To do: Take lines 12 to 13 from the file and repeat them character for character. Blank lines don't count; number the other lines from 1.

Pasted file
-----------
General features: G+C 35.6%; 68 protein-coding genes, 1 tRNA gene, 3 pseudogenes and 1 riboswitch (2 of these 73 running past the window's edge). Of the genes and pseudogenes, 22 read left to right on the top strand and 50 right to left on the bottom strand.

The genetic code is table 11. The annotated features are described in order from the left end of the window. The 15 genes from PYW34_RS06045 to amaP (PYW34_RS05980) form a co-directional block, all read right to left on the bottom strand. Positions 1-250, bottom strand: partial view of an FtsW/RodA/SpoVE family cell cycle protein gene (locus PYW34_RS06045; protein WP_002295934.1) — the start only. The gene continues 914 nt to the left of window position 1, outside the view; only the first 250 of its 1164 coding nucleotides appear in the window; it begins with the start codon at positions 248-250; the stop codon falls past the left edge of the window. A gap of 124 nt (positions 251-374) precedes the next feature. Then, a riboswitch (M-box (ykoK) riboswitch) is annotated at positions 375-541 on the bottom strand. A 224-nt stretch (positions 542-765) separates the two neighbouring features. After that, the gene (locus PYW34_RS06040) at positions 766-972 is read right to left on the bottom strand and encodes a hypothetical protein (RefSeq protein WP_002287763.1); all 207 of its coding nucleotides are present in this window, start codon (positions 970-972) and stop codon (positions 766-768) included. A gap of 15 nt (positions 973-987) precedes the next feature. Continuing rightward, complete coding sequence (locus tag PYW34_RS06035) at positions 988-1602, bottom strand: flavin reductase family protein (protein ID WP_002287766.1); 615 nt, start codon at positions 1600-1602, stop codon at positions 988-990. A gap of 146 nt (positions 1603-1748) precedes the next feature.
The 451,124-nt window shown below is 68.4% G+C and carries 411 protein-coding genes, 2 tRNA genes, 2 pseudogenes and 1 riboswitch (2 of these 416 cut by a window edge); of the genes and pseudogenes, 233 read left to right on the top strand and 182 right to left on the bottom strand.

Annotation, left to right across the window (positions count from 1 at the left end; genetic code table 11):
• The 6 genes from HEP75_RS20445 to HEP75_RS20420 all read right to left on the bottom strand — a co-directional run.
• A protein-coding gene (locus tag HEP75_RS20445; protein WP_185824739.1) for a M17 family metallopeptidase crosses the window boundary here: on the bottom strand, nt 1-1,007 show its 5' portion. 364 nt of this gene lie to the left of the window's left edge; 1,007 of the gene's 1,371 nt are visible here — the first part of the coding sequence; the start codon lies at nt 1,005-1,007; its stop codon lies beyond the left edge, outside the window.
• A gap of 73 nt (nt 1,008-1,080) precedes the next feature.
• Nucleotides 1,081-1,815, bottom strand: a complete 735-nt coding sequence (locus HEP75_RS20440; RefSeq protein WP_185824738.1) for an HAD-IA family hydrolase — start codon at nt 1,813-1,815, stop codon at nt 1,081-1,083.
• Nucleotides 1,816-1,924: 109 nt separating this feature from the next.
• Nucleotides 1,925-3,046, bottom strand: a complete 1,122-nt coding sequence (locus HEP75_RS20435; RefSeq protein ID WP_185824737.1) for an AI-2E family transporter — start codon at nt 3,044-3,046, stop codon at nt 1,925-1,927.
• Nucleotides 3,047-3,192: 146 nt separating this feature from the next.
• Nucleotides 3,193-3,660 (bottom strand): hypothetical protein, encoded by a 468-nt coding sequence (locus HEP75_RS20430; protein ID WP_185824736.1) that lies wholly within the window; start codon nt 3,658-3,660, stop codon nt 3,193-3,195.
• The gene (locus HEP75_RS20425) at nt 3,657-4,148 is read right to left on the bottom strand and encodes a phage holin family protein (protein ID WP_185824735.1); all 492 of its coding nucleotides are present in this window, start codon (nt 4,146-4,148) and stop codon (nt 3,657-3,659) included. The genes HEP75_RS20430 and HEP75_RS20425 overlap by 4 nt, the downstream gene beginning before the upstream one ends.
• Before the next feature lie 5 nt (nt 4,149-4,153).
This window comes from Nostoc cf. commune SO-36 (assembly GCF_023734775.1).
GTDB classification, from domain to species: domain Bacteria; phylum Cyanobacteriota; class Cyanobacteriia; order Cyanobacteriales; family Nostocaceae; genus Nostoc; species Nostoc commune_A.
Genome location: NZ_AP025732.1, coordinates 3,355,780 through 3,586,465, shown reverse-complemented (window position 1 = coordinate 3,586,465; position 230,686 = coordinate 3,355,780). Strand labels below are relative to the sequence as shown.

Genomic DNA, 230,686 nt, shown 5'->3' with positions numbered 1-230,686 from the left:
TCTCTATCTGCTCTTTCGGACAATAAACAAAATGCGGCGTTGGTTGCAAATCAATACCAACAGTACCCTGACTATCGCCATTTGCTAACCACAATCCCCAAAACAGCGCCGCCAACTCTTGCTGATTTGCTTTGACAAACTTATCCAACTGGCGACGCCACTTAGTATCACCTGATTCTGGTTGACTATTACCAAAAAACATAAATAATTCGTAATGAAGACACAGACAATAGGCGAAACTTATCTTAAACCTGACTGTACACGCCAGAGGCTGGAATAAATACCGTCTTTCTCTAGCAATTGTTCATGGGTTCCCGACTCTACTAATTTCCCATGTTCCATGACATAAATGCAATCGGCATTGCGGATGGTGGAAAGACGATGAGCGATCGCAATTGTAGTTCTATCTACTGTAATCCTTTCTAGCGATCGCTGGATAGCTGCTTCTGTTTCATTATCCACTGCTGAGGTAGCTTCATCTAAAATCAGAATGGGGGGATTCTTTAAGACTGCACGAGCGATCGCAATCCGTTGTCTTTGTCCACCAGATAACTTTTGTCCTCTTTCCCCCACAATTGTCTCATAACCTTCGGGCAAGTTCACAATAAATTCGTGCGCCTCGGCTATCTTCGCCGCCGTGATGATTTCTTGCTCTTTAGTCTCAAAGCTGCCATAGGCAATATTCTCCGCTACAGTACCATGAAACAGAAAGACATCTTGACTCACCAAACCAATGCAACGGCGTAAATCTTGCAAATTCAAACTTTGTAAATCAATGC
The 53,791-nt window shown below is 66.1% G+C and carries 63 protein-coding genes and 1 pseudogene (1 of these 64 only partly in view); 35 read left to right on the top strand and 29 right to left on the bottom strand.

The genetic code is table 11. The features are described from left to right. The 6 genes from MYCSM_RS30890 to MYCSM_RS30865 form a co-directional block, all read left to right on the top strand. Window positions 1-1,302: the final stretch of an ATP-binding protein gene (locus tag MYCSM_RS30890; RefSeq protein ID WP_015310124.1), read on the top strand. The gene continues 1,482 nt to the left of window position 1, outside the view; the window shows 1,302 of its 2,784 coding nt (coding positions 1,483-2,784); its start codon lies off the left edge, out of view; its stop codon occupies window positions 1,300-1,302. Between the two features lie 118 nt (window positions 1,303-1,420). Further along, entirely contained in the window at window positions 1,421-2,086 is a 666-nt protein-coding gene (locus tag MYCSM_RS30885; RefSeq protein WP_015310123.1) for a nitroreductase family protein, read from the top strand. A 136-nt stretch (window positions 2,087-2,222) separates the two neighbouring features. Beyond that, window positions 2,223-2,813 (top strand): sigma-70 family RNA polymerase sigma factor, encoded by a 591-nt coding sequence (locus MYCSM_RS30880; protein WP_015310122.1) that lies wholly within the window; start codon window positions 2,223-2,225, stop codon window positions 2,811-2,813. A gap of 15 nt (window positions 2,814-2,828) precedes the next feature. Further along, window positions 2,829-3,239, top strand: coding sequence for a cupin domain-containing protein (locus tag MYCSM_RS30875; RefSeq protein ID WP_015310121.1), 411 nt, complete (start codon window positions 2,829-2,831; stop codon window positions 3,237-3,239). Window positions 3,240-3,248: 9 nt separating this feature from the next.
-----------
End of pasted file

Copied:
• Nucleotides 3,193-3,660 (bottom strand): hypothetical protein, encoded by a 468-nt coding sequence (locus HEP75_RS20430; protein ID WP_185824736.1) that lies wholly within the window; start codon nt 3,658-3,660, stop codon nt 3,193-3,195.
• The gene (locus HEP75_RS20425) at nt 3,657-4,148 is read right to left on the bottom strand and encodes a phage holin family protein (protein ID WP_185824735.1); all 492 of its coding nucleotides are present in this window, start codon (nt 4,146-4,148) and stop codon (nt 3,657-3,659) included. The genes HEP75_RS20430 and HEP75_RS20425 overlap by 4 nt, the downstream gene beginning before the upstream one ends.